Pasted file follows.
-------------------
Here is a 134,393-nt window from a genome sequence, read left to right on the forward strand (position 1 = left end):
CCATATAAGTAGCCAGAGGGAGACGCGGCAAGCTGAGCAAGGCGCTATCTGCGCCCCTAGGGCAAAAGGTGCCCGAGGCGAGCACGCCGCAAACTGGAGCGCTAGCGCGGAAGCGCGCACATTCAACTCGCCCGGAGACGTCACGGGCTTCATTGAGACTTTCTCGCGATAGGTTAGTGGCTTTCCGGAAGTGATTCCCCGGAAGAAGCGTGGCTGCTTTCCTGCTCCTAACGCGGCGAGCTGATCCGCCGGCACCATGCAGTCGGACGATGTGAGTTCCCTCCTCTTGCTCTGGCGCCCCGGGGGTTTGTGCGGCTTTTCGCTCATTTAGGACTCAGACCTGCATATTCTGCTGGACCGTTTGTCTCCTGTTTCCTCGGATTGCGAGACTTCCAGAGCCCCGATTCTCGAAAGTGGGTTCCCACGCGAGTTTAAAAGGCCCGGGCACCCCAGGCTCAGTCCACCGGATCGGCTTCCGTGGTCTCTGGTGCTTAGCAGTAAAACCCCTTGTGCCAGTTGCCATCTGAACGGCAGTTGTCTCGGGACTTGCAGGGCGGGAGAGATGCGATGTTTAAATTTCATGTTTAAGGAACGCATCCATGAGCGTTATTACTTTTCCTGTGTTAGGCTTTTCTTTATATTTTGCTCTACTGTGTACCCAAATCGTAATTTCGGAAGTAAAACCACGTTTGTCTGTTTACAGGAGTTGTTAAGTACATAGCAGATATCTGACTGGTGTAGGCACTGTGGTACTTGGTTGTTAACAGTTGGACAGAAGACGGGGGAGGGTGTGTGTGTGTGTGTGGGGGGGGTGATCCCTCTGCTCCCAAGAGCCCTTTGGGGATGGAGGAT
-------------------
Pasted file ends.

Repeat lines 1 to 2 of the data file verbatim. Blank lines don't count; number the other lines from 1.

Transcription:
Here is a 134,393-nt window from a genome sequence, read left to right on the forward strand (position 1 = left end):
CCATATAAGTAGCCAGAGGGAGACGCGGCAAGCTGAGCAAGGCGCTATCTGCGCCCCTAGGGCAAAAGGTGCCCGAGGCGAGCACGCCGCAAACTGGAGCGCTAGCGCGGAAGCGCGCACATTCAACTCGCCCGGAGACGTCACGGGCTTCATTGAGACTTTCTCGCGATAGGTTAGTGGCTTTCCGGAAGTGATTCCCCGGAAGAAGCGTGGCTGCTTTCCTGCTCCTAACGCGGCGAGCTGATCCGCCGGCACCATGCAGTCGGACGATGTGAGTTCCCTCCTCTTGCTCTGGCGCCCCGGGGGTTTGTGCGGCTTTTCGCTCATTTAGGACTCAGACCTGCATATTCTGCTGGACCGTTTGTCTCCTGTTTCCTCGGATTGCGAGACTTCCAGAGCCCCGATTCTCGAAAGTGGGTTCCCACGCGAGTTTAAAAGGCCCGGGCACCCCAGGCTCAGTCCACCGGATCGGCTTCCGTGGTCTCTGGTGCTTAGCAGTAAAACCCCTTGTGCCAGTTGCCATCTGAACGGCAGTTGTCTCGGGACTTGCAGGGCGGGAGAGATGCGATGTTTAAATTTCATGTTTAAGGAACGCATCCATGAGCGTTATTACTTTTCCTGTGTTAGGCTTTTCTTTATATTTTGCTCTACTGTGTACCCAAATCGTAATTTCGGAAGTAAAACCACGTTTGTCTGTTTACAGGAGTTGTTAAGTACATAGCAGATATCTGACTGGTGTAGGCACTGTGGTACTTGGTTGTTAACAGTTGGACAGAAGACGGGGGAGGGTGTGTGTGTGTGTGTGGGGGGGGTGATCCCTCTGCTCCCAAGAGCCCTTTGGGGATGGAGGAT